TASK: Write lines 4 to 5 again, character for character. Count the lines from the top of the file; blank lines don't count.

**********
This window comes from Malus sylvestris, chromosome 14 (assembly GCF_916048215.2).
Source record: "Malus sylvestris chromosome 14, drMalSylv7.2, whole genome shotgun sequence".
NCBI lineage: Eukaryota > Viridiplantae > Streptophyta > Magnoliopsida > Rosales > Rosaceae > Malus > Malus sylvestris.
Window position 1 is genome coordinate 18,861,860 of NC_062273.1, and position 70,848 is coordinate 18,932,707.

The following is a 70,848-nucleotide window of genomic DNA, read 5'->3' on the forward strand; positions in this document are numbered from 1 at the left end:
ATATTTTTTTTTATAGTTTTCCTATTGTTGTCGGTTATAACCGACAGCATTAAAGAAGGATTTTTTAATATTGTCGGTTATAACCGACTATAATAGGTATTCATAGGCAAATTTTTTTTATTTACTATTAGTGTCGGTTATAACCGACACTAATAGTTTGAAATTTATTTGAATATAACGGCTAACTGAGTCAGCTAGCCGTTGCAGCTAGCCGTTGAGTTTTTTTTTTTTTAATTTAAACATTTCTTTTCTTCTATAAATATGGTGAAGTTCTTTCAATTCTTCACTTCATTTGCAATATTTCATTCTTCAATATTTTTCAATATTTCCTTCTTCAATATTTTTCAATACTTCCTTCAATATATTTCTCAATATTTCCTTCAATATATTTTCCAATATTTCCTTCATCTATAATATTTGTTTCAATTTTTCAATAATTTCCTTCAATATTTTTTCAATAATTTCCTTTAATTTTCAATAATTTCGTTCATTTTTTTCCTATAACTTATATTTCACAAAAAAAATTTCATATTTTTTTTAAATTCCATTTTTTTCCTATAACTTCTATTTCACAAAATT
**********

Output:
Window position 1 is genome coordinate 18,861,860 of NC_062273.1, and position 70,848 is coordinate 18,932,707.

The following is a 70,848-nucleotide window of genomic DNA, read 5'->3' on the forward strand; positions in this document are numbered from 1 at the left end: